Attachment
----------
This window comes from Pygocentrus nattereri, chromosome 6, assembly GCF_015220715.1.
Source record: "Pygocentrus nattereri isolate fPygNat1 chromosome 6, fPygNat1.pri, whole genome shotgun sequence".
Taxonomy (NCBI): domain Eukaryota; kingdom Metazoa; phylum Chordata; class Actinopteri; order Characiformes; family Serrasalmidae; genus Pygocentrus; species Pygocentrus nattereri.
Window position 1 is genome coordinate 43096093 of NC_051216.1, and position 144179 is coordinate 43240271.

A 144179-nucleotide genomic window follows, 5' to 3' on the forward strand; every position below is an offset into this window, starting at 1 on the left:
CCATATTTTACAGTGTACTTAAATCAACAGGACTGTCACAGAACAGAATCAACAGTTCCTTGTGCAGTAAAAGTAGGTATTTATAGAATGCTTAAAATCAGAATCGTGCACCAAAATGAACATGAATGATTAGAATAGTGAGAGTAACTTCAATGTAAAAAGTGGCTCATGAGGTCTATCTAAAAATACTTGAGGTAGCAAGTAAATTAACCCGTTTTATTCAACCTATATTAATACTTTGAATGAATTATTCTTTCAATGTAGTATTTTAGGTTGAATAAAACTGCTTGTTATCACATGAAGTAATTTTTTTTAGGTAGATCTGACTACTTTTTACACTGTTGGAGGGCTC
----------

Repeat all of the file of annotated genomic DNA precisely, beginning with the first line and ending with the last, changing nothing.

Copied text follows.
This window comes from Pygocentrus nattereri, chromosome 6, assembly GCF_015220715.1.
Source record: "Pygocentrus nattereri isolate fPygNat1 chromosome 6, fPygNat1.pri, whole genome shotgun sequence".
Taxonomy (NCBI): domain Eukaryota; kingdom Metazoa; phylum Chordata; class Actinopteri; order Characiformes; family Serrasalmidae; genus Pygocentrus; species Pygocentrus nattereri.
Window position 1 is genome coordinate 43096093 of NC_051216.1, and position 144179 is coordinate 43240271.

A 144179-nucleotide genomic window follows, 5' to 3' on the forward strand; every position below is an offset into this window, starting at 1 on the left:
CCATATTTTACAGTGTACTTAAATCAACAGGACTGTCACAGAACAGAATCAACAGTTCCTTGTGCAGTAAAAGTAGGTATTTATAGAATGCTTAAAATCAGAATCGTGCACCAAAATGAACATGAATGATTAGAATAGTGAGAGTAACTTCAATGTAAAAAGTGGCTCATGAGGTCTATCTAAAAATACTTGAGGTAGCAAGTAAATTAACCCGTTTTATTCAACCTATATTAATACTTTGAATGAATTATTCTTTCAATGTAGTATTTTAGGTTGAATAAAACTGCTTGTTATCACATGAAGTAATTTTTTTTAGGTAGATCTGACTACTTTTTACACTGTTGGAGGGCTC